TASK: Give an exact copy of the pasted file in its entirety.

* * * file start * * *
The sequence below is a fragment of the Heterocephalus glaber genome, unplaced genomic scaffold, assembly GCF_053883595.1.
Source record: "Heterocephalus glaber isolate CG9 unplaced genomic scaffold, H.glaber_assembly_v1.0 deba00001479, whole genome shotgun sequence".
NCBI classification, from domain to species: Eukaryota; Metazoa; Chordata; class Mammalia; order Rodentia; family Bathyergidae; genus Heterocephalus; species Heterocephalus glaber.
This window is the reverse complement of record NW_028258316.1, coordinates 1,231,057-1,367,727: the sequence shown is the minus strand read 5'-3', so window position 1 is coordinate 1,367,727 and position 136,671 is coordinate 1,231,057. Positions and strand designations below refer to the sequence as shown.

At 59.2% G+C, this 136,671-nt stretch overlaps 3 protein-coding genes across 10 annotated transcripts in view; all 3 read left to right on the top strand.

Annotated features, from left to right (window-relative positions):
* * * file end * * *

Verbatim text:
The sequence below is a fragment of the Heterocephalus glaber genome, unplaced genomic scaffold, assembly GCF_053883595.1.
Source record: "Heterocephalus glaber isolate CG9 unplaced genomic scaffold, H.glaber_assembly_v1.0 deba00001479, whole genome shotgun sequence".
NCBI classification, from domain to species: Eukaryota; Metazoa; Chordata; class Mammalia; order Rodentia; family Bathyergidae; genus Heterocephalus; species Heterocephalus glaber.
This window is the reverse complement of record NW_028258316.1, coordinates 1,231,057-1,367,727: the sequence shown is the minus strand read 5'-3', so window position 1 is coordinate 1,367,727 and position 136,671 is coordinate 1,231,057. Positions and strand designations below refer to the sequence as shown.

At 59.2% G+C, this 136,671-nt stretch overlaps 3 protein-coding genes across 10 annotated transcripts in view; all 3 read left to right on the top strand.

Annotated features, from left to right (window-relative positions):